At the beginning of the year I declared that I was going to concentrate on savoury preserving recipes rather than sweet as we don't tend to eat a lot of jam and the savoury preserves that I make tend to run out long before the time to make them comes around again. I duly went about making a wishlist and sweetcorn relish featured pretty highly.
I searched and searched for a recipe that suited what I was trying to achieve but in the end I concocted my own using ratios that seem quite basic in a lot of recipes and then adding my own personal touches.
When I think of sweetcorn relish, I imagine hot, smoky summer barbecues and so my additions included adding some finely chopped chillies and also (one of my favourite ingredients) smoked paprika.
The relish was easy to make, no fussing or setting points required, and turned out just as I wanted it to - retaining bite in the sweetcorn kernels and slightly sweet with a spicy kick and smoky undertones.
I'm so pleased with it and, although it was made with burgers and barbecue foods in mind, I love it so much that I'm eating it in sandwiches, on crackers as if it were a chutney and with salad, too.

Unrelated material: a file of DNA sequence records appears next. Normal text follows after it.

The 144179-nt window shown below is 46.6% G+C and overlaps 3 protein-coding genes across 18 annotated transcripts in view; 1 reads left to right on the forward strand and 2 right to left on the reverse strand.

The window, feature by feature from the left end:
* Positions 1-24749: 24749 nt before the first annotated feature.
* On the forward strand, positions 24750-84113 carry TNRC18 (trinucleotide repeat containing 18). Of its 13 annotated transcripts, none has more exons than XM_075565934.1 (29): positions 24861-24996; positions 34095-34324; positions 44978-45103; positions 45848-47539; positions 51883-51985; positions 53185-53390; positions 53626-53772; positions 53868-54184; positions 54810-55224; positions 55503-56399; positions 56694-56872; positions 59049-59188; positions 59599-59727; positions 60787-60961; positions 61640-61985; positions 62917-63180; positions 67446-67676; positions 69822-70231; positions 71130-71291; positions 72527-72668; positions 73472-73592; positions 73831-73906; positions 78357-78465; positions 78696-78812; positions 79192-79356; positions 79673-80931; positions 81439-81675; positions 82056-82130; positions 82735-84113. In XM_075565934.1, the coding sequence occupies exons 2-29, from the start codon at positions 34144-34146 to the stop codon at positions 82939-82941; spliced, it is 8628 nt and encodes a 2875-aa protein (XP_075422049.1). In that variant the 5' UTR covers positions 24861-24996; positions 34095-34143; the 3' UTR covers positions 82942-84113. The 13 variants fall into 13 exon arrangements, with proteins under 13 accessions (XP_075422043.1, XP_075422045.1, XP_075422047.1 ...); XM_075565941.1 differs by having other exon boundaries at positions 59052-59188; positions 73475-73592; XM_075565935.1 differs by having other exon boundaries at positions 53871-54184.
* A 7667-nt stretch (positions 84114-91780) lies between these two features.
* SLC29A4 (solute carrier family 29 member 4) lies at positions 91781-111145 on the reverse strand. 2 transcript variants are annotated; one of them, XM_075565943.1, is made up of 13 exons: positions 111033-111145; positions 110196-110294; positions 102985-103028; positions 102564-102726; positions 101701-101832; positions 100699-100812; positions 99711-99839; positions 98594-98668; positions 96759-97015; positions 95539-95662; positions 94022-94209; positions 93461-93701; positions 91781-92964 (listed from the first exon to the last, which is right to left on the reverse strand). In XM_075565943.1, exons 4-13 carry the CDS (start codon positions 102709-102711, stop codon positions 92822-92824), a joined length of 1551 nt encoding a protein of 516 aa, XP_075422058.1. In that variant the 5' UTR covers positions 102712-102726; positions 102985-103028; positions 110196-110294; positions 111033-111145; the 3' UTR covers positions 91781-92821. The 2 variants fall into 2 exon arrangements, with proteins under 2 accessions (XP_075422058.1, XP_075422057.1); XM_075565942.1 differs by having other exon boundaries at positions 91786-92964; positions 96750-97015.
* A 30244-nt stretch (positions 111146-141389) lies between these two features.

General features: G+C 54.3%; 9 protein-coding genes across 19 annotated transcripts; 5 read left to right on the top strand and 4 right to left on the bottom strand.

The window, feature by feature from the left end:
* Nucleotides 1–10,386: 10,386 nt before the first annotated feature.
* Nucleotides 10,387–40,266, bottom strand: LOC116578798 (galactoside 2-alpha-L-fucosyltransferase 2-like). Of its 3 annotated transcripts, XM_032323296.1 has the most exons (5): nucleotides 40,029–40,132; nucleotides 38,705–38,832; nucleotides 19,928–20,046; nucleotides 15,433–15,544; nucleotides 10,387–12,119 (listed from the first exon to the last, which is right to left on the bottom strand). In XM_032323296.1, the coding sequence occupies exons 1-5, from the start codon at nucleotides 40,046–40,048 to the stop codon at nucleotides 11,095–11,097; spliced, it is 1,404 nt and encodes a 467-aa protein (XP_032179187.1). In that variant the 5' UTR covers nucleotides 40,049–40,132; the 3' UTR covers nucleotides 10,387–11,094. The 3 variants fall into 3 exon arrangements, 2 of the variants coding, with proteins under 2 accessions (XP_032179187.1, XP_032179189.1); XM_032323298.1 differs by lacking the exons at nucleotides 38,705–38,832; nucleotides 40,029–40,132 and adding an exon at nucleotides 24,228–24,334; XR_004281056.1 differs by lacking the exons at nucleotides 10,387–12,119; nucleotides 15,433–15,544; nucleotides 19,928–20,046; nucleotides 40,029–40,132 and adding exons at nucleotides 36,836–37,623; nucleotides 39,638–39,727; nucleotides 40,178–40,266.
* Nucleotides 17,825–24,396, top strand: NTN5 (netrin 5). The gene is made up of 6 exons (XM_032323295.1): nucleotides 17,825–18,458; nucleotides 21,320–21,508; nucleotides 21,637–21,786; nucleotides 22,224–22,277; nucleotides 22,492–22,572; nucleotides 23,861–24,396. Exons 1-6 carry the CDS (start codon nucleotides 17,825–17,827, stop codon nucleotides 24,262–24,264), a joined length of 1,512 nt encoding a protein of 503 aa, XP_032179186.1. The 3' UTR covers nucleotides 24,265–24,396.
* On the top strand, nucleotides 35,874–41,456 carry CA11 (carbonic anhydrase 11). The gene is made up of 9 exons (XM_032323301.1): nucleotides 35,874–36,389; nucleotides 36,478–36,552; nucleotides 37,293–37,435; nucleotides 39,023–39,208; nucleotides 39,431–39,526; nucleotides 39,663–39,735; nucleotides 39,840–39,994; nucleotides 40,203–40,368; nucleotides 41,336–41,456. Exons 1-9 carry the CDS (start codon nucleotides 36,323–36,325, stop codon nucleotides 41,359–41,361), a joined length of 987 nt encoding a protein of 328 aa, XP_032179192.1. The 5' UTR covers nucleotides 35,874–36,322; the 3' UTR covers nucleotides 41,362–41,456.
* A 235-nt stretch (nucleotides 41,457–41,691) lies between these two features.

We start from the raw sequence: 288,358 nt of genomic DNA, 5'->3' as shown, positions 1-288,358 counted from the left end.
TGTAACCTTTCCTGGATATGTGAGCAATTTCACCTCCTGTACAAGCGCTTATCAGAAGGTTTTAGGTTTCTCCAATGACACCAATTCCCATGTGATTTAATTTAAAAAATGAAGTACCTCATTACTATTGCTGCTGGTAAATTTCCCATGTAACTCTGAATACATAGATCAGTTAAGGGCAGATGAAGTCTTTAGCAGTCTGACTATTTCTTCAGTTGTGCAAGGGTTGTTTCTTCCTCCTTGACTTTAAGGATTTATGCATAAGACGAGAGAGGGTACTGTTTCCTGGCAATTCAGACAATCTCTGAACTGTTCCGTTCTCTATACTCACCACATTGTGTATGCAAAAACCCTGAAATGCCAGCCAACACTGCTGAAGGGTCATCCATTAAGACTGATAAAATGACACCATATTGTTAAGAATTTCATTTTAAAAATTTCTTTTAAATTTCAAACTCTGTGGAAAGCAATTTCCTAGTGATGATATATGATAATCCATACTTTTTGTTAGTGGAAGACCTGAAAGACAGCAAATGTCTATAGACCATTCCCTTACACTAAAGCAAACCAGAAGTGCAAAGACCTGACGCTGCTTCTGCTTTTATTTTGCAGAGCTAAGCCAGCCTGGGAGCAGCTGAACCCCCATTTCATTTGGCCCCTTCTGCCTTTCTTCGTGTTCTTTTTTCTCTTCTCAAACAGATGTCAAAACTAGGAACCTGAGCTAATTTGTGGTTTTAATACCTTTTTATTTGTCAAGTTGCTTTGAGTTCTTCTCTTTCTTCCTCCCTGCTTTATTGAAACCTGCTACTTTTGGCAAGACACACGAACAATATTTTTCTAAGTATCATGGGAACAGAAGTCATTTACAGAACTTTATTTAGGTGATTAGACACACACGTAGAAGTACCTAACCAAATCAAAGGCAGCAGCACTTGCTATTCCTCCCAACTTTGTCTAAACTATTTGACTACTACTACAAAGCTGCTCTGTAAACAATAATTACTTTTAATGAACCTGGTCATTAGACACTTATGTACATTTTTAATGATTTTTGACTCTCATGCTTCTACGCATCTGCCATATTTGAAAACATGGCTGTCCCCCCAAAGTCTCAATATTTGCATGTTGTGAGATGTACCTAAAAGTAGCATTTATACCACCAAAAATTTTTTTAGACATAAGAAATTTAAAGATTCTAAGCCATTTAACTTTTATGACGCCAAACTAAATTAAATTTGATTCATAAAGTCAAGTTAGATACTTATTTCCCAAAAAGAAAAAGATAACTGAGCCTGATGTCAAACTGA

Here's the recipe in case you fancy having a try. You can use fresh, tinned or frozen sweetcorn.
Spicy Sweetcorn Relish
(makes around 2 pints)
3 bell peppers
2 onions (I used red)
1 chili (depending on how spicy you want to make it), optional
4 cups sweetcorn
1.5 cups white vinegar
1.5 cups sugar
1 tablespoon salt
1 tablespoon cornflour, mixed with 3 tablespoons cold water
2 teaspoons mustard seeds
2 teaspoons smoked paprika
Half a teaspoon turmeric
Half a teaspoon cumin
Finely dice the onions and sauté in a large pan with the salt and a little of your favourite cooking oil.
Meanwhile, finely dice the peppers and add to the pan. Stir as necessary.
When the onions and peppers have softened, chop the chilli(es) extremely finely and add to the pan along with the sweetcorn and all other ingredients. Stir well.
Bring to the boil, stirring when necessary. Let the mixture simmer for 15+ minutes until the juices thicken to a thin syrup-like consistency.
Pour into sterilised jars and leave to cool - the mixture will thicken more upon cooling.